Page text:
INNOVATION ACTIVITY OF BUSINESSES
The development, introduction or implementation of new or significantly improved goods, services or processes is generally considered to be innovation. Innovation is a key driver of economic growth.
The 2005 Innovation Survey, conducted by the ABS, collected information about three types of innovative activity undertaken by businesses in Australia:
- new or significantly improved good or service - any good or service or combination of these which is new to a business and its characteristics or intended uses differ significantly from those previously produced
- new or significantly improved operational process - a significant change for a business in its methods of producing or delivering goods or services
- new or significantly improved organisational/managerial process - a significant change to the strategies, structures or routines of a business which aim to improve performance.
Based on the combination of type and status of innovative activity, two statistical measures of business innovation have been produced:
- Innovating businesses - businesses that introduced or implemented an innovation during the survey reference period
- Innovation-active businesses - businesses that had undertaken any innovative activity, including introduction or implementation of an innovation, and/or businesses with an incomplete and/or abandoned innovative activity.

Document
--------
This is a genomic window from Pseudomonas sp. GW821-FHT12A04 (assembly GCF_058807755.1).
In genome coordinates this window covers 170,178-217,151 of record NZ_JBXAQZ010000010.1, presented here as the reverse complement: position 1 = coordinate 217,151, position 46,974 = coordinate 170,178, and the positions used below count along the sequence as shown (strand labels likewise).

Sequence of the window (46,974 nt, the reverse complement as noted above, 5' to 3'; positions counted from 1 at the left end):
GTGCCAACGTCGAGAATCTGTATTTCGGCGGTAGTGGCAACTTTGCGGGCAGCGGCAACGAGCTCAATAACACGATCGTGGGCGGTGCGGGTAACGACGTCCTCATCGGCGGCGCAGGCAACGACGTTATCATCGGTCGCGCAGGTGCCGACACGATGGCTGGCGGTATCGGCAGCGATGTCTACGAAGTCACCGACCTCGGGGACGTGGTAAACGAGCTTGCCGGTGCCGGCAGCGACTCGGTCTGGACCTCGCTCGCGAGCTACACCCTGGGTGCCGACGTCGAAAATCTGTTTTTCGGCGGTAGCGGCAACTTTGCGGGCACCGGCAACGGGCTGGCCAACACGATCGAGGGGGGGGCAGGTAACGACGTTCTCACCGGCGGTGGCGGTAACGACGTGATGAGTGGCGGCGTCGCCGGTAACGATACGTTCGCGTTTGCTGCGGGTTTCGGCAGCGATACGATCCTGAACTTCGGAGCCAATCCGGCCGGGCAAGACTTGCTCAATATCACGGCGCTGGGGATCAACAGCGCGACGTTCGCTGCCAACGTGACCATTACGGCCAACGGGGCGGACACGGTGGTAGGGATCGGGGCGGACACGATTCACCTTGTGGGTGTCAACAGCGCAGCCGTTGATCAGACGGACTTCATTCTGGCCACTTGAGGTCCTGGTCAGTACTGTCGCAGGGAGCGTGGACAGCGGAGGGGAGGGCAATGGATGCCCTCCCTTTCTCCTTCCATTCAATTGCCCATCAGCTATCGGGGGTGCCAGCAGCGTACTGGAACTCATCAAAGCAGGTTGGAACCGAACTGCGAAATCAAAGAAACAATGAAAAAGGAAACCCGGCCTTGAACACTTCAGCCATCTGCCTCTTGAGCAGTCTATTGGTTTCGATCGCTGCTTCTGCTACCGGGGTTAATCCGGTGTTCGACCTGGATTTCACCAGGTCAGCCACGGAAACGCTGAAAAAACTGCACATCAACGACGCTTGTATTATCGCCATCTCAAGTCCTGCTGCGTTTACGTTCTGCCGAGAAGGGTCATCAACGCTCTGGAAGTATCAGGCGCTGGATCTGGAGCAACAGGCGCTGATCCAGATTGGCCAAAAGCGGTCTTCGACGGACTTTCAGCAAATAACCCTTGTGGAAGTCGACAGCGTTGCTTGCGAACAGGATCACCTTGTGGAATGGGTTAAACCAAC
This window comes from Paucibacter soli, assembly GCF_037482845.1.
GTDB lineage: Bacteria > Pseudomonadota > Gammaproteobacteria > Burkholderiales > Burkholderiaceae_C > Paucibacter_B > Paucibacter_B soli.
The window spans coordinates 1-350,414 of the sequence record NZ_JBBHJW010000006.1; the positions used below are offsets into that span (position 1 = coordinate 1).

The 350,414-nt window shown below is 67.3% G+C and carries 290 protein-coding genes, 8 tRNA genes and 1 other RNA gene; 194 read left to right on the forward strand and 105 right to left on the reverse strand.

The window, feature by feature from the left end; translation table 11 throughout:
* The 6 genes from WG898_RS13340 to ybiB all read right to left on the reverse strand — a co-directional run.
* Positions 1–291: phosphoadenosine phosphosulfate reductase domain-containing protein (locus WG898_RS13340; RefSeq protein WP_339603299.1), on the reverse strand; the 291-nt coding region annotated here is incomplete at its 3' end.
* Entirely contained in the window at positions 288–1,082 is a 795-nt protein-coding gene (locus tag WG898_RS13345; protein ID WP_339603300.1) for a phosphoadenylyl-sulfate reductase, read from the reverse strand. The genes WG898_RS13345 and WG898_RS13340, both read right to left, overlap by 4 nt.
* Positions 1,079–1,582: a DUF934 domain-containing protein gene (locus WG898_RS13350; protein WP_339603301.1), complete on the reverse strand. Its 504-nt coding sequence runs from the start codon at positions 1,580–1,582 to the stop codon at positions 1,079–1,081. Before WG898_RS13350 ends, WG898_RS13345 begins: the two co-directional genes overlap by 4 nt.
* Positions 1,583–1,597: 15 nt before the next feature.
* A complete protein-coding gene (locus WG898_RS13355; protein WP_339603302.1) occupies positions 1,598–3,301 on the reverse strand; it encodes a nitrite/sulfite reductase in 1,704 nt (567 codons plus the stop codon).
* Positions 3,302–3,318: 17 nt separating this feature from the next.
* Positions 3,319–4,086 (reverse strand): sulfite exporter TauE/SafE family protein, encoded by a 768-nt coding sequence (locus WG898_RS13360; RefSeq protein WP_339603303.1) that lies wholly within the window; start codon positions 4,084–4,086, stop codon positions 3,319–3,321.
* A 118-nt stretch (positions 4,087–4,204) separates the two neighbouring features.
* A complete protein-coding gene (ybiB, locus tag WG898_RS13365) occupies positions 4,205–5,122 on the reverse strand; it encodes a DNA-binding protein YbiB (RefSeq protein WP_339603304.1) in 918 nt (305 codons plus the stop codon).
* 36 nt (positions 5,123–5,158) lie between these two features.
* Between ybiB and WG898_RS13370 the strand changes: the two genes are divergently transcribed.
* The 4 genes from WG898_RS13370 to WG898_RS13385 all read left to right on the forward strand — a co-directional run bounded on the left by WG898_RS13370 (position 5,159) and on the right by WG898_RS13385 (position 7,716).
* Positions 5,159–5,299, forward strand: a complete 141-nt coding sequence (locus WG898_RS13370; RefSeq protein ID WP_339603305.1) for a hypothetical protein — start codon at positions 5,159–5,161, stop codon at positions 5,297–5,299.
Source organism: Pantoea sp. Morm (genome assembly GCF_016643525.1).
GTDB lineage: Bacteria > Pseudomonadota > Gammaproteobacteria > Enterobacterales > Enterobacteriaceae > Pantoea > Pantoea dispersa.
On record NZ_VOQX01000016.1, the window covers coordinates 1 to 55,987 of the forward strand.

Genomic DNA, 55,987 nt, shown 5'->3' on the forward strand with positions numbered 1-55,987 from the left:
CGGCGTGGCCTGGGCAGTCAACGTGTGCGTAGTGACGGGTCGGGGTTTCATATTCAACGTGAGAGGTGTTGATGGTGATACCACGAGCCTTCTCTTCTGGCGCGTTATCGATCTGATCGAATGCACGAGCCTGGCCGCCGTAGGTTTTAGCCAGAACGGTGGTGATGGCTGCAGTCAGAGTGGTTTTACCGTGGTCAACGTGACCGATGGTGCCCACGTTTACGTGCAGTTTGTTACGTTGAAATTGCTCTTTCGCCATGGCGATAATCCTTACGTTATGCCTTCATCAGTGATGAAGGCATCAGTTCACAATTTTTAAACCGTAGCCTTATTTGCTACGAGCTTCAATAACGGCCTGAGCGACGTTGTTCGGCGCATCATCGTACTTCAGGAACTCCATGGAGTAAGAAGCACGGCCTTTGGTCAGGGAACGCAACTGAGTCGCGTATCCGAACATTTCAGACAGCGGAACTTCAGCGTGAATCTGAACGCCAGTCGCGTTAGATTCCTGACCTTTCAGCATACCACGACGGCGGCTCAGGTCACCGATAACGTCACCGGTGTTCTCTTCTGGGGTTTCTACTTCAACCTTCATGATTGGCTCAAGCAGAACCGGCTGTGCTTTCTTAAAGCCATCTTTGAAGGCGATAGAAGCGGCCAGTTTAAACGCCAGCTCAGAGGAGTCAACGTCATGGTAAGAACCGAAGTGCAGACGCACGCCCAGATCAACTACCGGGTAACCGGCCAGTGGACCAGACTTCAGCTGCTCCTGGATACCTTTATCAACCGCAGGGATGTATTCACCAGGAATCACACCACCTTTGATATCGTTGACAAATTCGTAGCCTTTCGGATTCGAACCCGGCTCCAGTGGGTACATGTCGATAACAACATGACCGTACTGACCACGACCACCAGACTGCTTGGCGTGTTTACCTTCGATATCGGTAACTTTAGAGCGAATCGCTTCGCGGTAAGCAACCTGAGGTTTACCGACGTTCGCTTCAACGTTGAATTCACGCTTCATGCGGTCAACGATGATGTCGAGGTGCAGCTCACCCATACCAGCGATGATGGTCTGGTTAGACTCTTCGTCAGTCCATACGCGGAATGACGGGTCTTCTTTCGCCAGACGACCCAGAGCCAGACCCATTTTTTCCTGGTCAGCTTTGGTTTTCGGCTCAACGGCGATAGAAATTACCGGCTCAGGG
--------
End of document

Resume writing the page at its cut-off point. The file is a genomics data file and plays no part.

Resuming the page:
During the two years ended December 2005, innovating businesses in Australia represented 33.5% of all businesses; innovation which was incomplete at end-December 2005, or had been abandoned during the two-year period, was undertaken by 12.2% of all businesses; and 34.9% of businesses were innovation-active in the period (table 26.7).
The proportion of innovating businesses increased with business size. This is most noticeable in the difference between innovating businesses that employ 5-19 people (28.4%) and the results for businesses that employ 20-99 people, and 100 or more people (46.6% and 51.5% respectively) (table 26.8). This pattern is followed for each type of innovation with the exception of businesses that employ 20-99 people, which recorded the highest proportion of businesses that introduced new goods or services.
26.8 BUSINESSES INVOLVED IN INNOVATION(a), Selected characteristics(b)
started but did not yet complete or abandoned any innovative activity
|Employment size |
|5-19 persons |
|20-99 persons |
|100 or more persons |
|New South Wales |
|South Australia |
|Western Australia |
|Northern Territory |
|Australia Capital Territory |
|Electricity, gas and water supply |
|Wholesale trade |
|Retail trade |
|Accommodation, cafes and restaurants |
|Transport and storage |
|Communication services |
|Finance and insurance |
|Property and business services |
|Cultural and recreational services |
|Total businesses |
|^ estimate has a relative standard error of 10% to less than 25% and should be used with caution |
|(a) During the two-year period 2004-2005. |
|(b) Proportions are of businesses in each category. |
|(c) Classified according to the Australian and New Zealand Standard Industrial Classification (ANZSIC), 1993 edition. |
|Source: Innovation in Australian Business (8158.0). |